“Idle hands spend too much time on Twitter.” – The Devil
I am powering down my electronic devices, deleting my phone apps, and logging out of my email before I go to bed. In this moment, nothing sounds better to me than a low-tech holiday.
It’s been bubbling during the past few weeks. I can feel my anxiety increasing; juggling a full-time job, a few side hustles, two email accounts, multiple databases and social media sites. It seems like my every moment is spent attached to a screen. As a side effect, (besides dark circles under my eyes), I know everything about what you are doing and accomplishing. I sometimes measure my weary spirit against your status updates and announcements.
With my health and happiness in mind, it’s time for a tech hiatus.
I’ve had a few mini tech-cations and longer attempts during my summer trip to Maine and on a cruise ship sailing to the Caribbean. I buckled on the cruise, though – activating my global data plan to keep in touch with the mainland. (Remind me to tell you the story about how my partner and I arranged interview details for our current jobs while on a cruise ship).
If you’ve ever experienced an internet outage at work, you know how helpless it makes people feel. At least for a moment or two. What do we do now? So many emails! I can’t work like this! I am living in complete isolation! This is how I felt when I stuffed myself into the car for our last holiday road trip, my phone set to airplane mode. In the past, my poor husband was subjected to 12-hour drives, sitting next to me as I scrolled through my Facebook/Email /Twitter/Email/Instagram /Email /Email/Pinterest/YikYak(!?) feeds for the thousandth time.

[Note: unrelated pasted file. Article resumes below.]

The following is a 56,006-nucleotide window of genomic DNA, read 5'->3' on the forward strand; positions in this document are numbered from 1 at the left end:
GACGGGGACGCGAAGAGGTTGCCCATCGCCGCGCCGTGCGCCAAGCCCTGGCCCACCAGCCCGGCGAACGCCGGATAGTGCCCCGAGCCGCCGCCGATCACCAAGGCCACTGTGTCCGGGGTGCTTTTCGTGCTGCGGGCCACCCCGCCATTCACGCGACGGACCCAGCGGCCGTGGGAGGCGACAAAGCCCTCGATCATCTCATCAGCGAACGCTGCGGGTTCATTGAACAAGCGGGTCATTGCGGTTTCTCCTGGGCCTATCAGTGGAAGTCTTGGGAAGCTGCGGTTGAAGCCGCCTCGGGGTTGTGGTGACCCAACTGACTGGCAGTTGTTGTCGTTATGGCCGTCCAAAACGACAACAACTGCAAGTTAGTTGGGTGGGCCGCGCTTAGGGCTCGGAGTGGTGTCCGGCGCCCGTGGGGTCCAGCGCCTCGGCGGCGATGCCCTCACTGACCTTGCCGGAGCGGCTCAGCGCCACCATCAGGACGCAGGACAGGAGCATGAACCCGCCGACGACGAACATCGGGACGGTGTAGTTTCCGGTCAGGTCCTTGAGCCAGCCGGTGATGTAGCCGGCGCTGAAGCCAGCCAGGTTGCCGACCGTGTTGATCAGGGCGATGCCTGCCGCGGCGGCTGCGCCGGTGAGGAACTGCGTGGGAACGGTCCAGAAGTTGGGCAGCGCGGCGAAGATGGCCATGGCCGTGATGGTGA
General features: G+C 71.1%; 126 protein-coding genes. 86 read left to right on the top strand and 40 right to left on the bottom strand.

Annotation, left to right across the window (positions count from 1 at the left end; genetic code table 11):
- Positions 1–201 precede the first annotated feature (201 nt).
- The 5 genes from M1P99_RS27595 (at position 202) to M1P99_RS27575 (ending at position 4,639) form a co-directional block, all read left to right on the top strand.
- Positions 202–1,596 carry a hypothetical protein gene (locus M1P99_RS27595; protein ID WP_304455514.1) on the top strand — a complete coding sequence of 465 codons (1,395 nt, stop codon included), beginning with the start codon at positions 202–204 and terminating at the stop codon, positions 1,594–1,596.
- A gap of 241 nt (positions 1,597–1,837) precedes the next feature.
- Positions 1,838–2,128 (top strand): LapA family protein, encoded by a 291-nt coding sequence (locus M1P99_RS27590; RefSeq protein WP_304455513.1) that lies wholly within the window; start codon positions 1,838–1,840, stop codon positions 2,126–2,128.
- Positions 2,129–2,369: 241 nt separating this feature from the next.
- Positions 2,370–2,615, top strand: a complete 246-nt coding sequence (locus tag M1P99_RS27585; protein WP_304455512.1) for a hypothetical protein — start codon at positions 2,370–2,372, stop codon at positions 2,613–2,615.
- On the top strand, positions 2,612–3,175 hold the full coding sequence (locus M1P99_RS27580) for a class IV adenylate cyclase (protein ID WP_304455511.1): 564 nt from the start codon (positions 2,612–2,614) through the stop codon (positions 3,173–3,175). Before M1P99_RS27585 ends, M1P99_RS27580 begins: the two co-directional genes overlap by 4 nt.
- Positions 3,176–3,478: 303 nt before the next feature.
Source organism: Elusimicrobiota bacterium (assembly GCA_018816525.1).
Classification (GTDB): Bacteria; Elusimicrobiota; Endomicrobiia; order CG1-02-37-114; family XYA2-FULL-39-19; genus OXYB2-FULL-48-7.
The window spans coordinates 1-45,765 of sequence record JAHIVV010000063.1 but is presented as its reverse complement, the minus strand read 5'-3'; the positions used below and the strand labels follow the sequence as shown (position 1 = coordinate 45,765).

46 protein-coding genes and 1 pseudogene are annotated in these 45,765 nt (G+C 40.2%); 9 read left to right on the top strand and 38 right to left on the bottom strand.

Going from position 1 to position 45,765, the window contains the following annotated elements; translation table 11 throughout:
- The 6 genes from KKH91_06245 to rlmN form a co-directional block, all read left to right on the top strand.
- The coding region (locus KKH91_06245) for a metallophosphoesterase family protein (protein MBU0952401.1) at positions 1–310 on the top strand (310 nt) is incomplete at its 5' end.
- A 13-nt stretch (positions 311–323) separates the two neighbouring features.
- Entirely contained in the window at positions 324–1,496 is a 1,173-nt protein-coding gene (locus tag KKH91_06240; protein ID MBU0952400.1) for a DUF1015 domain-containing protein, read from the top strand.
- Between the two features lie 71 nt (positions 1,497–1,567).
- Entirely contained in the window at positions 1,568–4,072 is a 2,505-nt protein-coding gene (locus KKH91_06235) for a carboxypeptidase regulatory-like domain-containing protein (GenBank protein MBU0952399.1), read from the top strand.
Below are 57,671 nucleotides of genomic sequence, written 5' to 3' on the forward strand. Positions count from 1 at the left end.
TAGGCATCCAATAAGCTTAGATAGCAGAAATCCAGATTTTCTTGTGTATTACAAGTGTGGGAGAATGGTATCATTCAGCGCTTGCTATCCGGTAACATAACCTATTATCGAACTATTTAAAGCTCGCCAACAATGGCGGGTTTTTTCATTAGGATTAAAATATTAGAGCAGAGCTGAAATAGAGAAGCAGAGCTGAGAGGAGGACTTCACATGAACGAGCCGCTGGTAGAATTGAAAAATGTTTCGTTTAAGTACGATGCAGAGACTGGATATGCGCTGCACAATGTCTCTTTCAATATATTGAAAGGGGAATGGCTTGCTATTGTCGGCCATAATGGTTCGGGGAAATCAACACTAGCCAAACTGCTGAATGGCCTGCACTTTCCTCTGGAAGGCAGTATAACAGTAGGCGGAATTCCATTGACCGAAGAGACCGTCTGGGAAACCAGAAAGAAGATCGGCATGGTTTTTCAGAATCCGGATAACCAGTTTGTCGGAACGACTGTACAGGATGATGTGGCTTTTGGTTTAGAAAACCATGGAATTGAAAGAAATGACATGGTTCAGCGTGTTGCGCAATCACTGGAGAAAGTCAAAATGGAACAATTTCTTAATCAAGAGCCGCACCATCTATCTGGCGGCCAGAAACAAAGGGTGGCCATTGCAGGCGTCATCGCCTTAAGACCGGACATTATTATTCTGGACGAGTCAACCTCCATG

When I arrive at my in-laws’ house, I know I’ll be itching to scroll through your updates about your presents and celebrations. But I’ll keep my phone away and replace the emptiness with books, cookies, and embraces from loved ones.
I might miss being available to friends who are used to contacting me in this way. But guess what? Those who really want to be in touch? They’ll find a way. And truth is, I don’t think I’ll miss the mindless scrolling. I won’t have a single clue what you’re doing this week. And the sky won’t fall—not that I know of, anyway. In this ignorance, this unknowing, I think I’ll find a touch of peace and quiet. I’ll be back; I want to talk about this more and I want to catch up.
But for now…